Little wonder that in a trust survey, when consumers were asked to rank businesses in terms of how much they trust them to “do the right thing”, banks ranked the lowest at 51% and came in last on a list of eight industries.

The government recognised that the banking world had to change and that the process of consolidation prior to the crisis had to be corrected. It concluded that the UK needed new banks to challenge the incumbents.

This has led to an influx of new banks into the UK sector. PWC, in its report ‘Who Are You Calling a Challenger?’ identifies 31 startup banks.

It has been a global phenomenon and research by Fintech Global reveals that challenger banks raised a record amount of capital in the first quarter of 2018, amounting to US$745.4m in 11 deals and since 2014, more than US$2.8bn has been raised by challenger banks globally.

But more than a third of the deal activity over the past four years has been by challengers based in the UK. Also, the UK is home to some the best funded challengers, with Atom Bank, Starling Bank, OakNorth, Monzo, Tandem Bank and Revolut all having raised more than US$1bn.

The largest deal of this year so far saw the UK’s Atom Bank raise US$207.1m of venture funding from BBVA and Toscafund Asset Management in Q1, the largest single investment in a challenger bank to date. Since its launch, Atom has raised more than US$500m and has lent more than £1.2bn.

These banks are characterised by their flexibility, their adoption of cutting edge digital technology, particularly apps, a more informal approach and a minimising of form filling and bureaucracy.

They have undoubtedly had a significant impact. Metro Bank, for example, has reported £11.7bn of deposits, more than 1.2 million customer accounts and a loan book of £9.6bn. Shawbrook has total assets of £5.7bn and, as at 31st March 2017, Atom Bank had £538m of deposits from more than 17,900 savers and a loan book of £99m.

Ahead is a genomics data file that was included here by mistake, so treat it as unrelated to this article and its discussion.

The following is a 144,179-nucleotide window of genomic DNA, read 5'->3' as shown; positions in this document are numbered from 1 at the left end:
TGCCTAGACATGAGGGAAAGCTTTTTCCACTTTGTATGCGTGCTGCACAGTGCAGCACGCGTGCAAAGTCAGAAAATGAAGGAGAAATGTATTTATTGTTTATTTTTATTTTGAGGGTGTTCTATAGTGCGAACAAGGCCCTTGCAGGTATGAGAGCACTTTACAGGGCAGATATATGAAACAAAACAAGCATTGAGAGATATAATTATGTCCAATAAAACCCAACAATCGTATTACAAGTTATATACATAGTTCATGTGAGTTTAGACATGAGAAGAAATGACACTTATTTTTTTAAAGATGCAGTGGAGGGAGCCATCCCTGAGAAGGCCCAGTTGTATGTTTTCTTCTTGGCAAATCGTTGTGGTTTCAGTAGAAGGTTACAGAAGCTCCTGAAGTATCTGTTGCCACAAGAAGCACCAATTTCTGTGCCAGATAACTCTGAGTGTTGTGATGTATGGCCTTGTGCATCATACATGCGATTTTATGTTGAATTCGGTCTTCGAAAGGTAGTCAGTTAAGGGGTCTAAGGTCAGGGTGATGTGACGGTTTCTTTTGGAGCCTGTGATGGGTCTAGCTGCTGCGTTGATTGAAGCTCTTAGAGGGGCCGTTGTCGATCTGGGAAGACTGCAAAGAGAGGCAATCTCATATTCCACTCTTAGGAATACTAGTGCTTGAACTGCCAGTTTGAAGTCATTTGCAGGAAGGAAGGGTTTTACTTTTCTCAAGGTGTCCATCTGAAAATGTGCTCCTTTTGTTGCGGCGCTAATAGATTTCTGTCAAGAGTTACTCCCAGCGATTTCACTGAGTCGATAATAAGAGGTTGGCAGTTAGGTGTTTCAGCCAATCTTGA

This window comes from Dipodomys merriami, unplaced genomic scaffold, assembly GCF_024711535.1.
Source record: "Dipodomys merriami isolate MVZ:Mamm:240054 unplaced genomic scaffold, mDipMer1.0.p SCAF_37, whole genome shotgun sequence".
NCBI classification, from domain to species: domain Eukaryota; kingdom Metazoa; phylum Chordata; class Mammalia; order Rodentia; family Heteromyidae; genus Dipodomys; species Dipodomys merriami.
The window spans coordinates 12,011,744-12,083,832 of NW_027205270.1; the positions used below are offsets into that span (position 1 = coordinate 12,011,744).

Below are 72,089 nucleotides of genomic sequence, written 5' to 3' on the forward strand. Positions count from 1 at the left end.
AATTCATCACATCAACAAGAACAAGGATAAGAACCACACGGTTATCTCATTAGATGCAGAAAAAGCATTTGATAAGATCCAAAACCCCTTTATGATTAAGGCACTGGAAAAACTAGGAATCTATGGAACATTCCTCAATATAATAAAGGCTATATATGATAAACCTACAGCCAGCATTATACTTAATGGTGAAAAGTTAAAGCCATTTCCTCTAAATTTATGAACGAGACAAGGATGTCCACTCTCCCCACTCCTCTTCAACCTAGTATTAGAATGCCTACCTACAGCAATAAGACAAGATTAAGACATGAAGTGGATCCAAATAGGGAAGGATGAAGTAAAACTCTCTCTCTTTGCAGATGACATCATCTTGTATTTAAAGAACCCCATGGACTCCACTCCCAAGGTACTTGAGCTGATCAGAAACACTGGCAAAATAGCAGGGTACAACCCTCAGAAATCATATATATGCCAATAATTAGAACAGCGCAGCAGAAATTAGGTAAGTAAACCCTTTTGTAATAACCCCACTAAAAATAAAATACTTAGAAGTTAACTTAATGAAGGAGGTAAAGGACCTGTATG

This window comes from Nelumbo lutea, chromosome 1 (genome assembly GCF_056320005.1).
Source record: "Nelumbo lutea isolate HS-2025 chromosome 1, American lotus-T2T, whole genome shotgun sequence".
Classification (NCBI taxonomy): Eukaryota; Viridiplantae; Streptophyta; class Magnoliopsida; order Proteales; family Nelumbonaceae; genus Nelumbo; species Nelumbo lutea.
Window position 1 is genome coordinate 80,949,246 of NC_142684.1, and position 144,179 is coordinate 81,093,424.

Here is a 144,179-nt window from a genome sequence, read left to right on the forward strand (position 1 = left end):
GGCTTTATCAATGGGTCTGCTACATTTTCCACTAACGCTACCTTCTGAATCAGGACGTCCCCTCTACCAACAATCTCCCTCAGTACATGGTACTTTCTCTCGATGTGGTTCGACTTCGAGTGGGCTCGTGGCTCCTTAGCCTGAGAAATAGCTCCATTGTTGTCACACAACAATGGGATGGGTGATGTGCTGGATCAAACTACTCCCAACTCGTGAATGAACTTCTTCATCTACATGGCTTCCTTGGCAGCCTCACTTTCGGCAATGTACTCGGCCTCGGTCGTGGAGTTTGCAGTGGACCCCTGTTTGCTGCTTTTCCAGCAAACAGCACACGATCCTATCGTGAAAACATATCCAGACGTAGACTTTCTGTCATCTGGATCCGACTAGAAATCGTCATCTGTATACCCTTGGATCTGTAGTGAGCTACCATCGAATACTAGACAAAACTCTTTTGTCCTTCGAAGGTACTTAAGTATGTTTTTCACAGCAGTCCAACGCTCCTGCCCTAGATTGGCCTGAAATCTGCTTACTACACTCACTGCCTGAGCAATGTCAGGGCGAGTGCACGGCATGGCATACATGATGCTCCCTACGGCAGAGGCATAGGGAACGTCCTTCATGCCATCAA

Read more: How millennials are helping drive the rise of challenger banks

The march of the challengers goes hand-in-hand with continued government efforts to shake up the market. In February the Competition and Markets Authority (CMA) introduced a number of measures to make personal and business banking easier for the customer. These include overdraft warnings and an obligation on the part of banks to provide a five-year transaction history to personal and business customers when they close an account to make bank switching easier.

There are also provisions to make it easier for SMEs to take out a business loan thanks to a new loan price and eligibility tool to help SMEs understand the costs of taking out a loan and finding the best deal. In a further boost for SMEs, current account opening procedures must be standardised to make opening an account and switching provider easier.

But there’s more in the pipeline.

From this month, customers and businesses will be able to access, for the first time, comparable information on the quality of banks’ services. Autumn sees the completion of the second stage of the Nesta Open up Challenge. Nesta, which is a global innovation foundation, is running the competition to encourage the development of innovative products or services that promote competition in the markets for business current accounts, credit, and financial automation and intelligence tools.

This is all part of the move towards Open Banking, which is set to transform the sector beyond recognition, but which will present great opportunities for the startup banks.

And any banker who isn’t preparing for this will no doubt hear the ghost of Captain Mainwaring saying “You stupid boy” – or girl.

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Growth Capital Ventures (GCV) is backed by funds managed by Maven Capital Partners, one of the UK’s leading private equity and alternative asset managers.